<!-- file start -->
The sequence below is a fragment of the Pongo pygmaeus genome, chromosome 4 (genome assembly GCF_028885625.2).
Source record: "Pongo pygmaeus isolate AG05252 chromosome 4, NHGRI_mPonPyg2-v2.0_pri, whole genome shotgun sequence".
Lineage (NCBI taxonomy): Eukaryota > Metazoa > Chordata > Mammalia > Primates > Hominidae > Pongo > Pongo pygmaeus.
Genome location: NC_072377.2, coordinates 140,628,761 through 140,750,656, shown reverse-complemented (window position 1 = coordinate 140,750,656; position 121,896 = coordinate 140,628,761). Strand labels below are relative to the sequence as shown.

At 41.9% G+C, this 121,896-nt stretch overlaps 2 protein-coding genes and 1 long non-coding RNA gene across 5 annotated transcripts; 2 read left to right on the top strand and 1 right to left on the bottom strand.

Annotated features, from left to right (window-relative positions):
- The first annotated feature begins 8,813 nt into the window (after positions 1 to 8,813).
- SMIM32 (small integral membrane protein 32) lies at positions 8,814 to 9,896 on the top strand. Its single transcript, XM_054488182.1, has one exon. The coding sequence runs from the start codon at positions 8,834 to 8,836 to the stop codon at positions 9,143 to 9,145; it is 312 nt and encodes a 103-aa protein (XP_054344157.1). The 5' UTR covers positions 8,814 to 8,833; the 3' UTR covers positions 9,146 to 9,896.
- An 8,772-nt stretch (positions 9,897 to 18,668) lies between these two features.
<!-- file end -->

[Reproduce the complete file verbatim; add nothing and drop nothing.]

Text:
The sequence below is a fragment of the Pongo pygmaeus genome, chromosome 4 (genome assembly GCF_028885625.2).
Source record: "Pongo pygmaeus isolate AG05252 chromosome 4, NHGRI_mPonPyg2-v2.0_pri, whole genome shotgun sequence".
Lineage (NCBI taxonomy): Eukaryota > Metazoa > Chordata > Mammalia > Primates > Hominidae > Pongo > Pongo pygmaeus.
Genome location: NC_072377.2, coordinates 140,628,761 through 140,750,656, shown reverse-complemented (window position 1 = coordinate 140,750,656; position 121,896 = coordinate 140,628,761). Strand labels below are relative to the sequence as shown.

At 41.9% G+C, this 121,896-nt stretch overlaps 2 protein-coding genes and 1 long non-coding RNA gene across 5 annotated transcripts; 2 read left to right on the top strand and 1 right to left on the bottom strand.

Annotated features, from left to right (window-relative positions):
- The first annotated feature begins 8,813 nt into the window (after positions 1 to 8,813).
- SMIM32 (small integral membrane protein 32) lies at positions 8,814 to 9,896 on the top strand. Its single transcript, XM_054488182.1, has one exon. The coding sequence runs from the start codon at positions 8,834 to 8,836 to the stop codon at positions 9,143 to 9,145; it is 312 nt and encodes a 103-aa protein (XP_054344157.1). The 5' UTR covers positions 8,814 to 8,833; the 3' UTR covers positions 9,146 to 9,896.
- An 8,772-nt stretch (positions 9,897 to 18,668) lies between these two features.